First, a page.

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For the longest time the image of Granta magazine I held in my mind was that of the black-boxed white lettering solidly stamped on its spine, row after row on the top shelf of my mother’s inset bookcases in her office. It’s a comforting image, one that recalls my childhood and marks the origins of my own will to collect, but not imaginative, fun, and strong cover design.

That has changed. Starting in the spring of 2008, and especially with last year’s New Fiction Special, Granta has been putting out issues with innovative, beautiful covers, often illustrated by first-rate artists. They are perfect complements to the new writing it publishes. Of particular note is the Chicago cover, which perfectly captures the most American of modern cities. It also complements great writing by Don Delillo, Aleksander Hemon, and Alek Kotlowitz, among others. The newest issue, on Pakistan, is just as good; the cover was done by Islam Gull, a truck and bus painter from Pakistan, as part of a collaboration between Pakistani artists done for the issue.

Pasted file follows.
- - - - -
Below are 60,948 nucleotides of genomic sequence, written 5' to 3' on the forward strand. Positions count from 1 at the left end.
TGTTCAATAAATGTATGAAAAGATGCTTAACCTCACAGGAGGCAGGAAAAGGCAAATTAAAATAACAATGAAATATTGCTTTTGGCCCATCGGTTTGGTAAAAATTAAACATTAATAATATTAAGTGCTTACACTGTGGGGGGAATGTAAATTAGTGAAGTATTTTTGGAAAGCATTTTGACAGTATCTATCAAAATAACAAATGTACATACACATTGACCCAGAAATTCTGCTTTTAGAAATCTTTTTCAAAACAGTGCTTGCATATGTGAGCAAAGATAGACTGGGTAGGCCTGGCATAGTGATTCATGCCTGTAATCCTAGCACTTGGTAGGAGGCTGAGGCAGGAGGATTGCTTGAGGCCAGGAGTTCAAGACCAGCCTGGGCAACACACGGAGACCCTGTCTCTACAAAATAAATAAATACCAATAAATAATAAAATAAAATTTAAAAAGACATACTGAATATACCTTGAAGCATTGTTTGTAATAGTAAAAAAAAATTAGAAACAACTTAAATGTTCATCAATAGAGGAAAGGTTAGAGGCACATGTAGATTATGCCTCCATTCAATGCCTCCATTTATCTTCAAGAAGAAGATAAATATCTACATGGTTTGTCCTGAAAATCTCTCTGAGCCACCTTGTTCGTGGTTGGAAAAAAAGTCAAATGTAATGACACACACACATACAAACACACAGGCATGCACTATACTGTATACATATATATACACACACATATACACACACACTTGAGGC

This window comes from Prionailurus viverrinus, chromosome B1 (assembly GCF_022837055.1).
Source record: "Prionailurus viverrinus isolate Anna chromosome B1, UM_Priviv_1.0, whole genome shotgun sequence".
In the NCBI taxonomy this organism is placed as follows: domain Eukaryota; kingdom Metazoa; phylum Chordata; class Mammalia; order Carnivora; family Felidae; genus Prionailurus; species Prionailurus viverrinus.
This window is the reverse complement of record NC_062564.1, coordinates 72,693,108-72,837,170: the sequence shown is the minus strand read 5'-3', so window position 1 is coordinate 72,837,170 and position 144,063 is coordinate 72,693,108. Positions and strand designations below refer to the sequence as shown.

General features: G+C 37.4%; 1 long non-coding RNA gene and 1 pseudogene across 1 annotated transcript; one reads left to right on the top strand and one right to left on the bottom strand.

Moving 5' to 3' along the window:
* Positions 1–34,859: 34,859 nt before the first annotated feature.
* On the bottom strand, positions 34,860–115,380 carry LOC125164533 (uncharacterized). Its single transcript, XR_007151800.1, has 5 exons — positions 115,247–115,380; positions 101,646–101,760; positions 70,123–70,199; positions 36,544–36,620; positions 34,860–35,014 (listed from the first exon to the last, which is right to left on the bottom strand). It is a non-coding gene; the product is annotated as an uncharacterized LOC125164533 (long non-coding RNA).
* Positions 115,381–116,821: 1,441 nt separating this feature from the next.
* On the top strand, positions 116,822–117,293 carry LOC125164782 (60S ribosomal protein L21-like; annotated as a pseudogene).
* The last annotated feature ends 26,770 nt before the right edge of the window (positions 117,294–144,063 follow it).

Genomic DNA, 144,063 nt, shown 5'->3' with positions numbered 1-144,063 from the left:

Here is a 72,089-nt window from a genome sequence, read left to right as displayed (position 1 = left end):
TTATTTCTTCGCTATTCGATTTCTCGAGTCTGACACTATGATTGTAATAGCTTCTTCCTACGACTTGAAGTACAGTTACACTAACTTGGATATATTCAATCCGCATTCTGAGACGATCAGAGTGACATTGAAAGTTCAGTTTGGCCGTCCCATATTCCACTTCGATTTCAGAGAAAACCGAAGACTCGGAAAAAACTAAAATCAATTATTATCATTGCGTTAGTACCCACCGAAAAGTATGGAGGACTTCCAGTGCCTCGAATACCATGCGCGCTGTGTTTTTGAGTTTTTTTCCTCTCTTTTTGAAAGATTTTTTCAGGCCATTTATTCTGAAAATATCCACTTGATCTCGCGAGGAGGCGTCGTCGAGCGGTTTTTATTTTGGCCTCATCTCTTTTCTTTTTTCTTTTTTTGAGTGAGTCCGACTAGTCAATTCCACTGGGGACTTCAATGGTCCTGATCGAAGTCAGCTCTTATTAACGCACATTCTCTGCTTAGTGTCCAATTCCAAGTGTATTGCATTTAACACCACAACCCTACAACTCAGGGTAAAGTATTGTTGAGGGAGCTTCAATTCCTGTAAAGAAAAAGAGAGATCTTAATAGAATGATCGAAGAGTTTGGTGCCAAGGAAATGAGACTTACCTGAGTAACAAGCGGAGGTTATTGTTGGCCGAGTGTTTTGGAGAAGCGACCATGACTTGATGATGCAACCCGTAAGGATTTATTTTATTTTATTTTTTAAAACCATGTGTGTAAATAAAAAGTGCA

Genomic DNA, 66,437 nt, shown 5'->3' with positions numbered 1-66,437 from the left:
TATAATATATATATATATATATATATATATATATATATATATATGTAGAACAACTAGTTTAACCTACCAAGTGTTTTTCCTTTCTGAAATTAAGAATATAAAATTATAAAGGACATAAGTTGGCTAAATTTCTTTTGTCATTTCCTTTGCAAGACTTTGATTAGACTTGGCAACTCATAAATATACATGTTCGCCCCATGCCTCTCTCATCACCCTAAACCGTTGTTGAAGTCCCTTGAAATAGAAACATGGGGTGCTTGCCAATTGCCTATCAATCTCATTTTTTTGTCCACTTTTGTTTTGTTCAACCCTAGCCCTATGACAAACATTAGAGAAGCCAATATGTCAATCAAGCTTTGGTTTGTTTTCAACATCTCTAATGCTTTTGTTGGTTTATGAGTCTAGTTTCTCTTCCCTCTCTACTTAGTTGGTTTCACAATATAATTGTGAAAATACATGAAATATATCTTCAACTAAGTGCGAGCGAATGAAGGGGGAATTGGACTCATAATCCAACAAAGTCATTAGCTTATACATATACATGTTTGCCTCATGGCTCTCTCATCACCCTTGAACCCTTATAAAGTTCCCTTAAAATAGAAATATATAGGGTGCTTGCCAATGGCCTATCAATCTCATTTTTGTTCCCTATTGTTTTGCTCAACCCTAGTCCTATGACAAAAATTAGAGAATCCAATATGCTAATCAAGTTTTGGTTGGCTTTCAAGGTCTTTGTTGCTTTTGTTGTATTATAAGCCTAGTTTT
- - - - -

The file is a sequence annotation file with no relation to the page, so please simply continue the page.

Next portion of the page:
I’ve also always loved Granta’s writing, especially on travel, and its strong photo essays (like Ian Teh’s Traces, which was featured in the Going Back issue). Now it’s a total package.